Disney’s government in Florida has been the envy of any private business, with its unprecedented powers in deciding what to build and how to build it at the Walt Disney World Resort, issuing bonds and holding the ability to build its own nuclear plant if it wanted.
Those days are numbered as a new bill released this week puts the entertainment giant’s district firmly in the control of Florida’s governor and legislative leaders in what some see as punishment for Disney's opposition to the so-called “Don’t Say Gay” law championed by Republican Gov. Ron DeSantis and the Republican-controlled Legislature.
“Disney won't like it because they're not in control," said Richard Foglesong, professor emeritus at Rollins College, who wrote a definitive account of Disney's Reedy Creek Improvement District in his book, “Married to the Mouse: Walt Disney World and Orlando."
With that loss of control comes an uncertainty about how Disney's revamped government and Walt Disney World, which it governs, will work together — whether the left hand always will be in sync with the right hand as it has been with the company overseeing both entities.
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The uniqueness of Disney' government, where building inspectors examine black box structures holding thrill rides instead of office buildings, also complicates matters. The district essentially runs a midsize city. On any given day, as many as 350,000 people are on Disney World's 27,000 acres (11,000 hectares) as theme park visitors, overnight hotel guests or employees. The 55-year-old district has to manage the traffic, dispose of the waste and control the plentiful mosquitoes.
“What kind of control is preferable? Control by a private business or corporation, or control by appointed officials, appointed by governor of the state?" Foglesong said. “Will they have the expertise to be able to make the new district work as efficiently as the old district works?"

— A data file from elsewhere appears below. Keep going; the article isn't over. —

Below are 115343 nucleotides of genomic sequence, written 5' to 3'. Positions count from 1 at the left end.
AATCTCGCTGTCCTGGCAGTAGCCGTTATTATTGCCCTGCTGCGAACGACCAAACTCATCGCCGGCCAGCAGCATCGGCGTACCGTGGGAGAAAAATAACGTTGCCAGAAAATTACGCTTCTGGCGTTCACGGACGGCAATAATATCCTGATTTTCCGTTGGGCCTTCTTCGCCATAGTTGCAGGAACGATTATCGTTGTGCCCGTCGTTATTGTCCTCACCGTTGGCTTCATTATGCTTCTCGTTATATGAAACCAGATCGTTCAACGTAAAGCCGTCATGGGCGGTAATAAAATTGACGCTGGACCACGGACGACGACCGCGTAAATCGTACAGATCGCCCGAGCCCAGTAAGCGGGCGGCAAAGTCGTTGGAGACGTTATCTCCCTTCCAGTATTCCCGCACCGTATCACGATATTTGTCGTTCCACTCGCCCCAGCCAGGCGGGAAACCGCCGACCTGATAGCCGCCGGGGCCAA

The bill prohibits anybody who has worked or had a contract with a theme park or entertainment complex in the past three years, or their relatives, from serving on the revamped district's board of supervisors, a prohibition that some experts say eliminates people with expertise in the field.
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The bill's sponsor, Florida Rep. Fred Hawkins, a Republican from St. Cloud, defended the exclusion Tuesday.
“This was a provision I requested," Hawkins said. “We want to try to avoid any conflicts of interest of the new board members."
Under the bill's proposals, Florida’s governor appoints the five-member board of supervisors to the renamed Central Florida Tourism Oversight District instead of Disney. Limits would be placed on the district's autonomy by making it subject to oversight and regulation by state agencies, and it would be unable to adopt any codes that conflict with state regulations. The district also would no longer have the ability, if it wanted, to own and operate an airport, stadium, convention center or nuclear power plant.
DeSantis started gunning for Disney's private government last year when the entertainment giant publicly opposed what critics call the “Don’t Say Gay” law, which bars instruction on sexual orientation, gender identity and other lessons deemed not age-appropriate in kindergarten through third grade. Republican critics of the Disney district also argued it has given the company an unfair advantage over rivals in issuing bonds and financing expansion.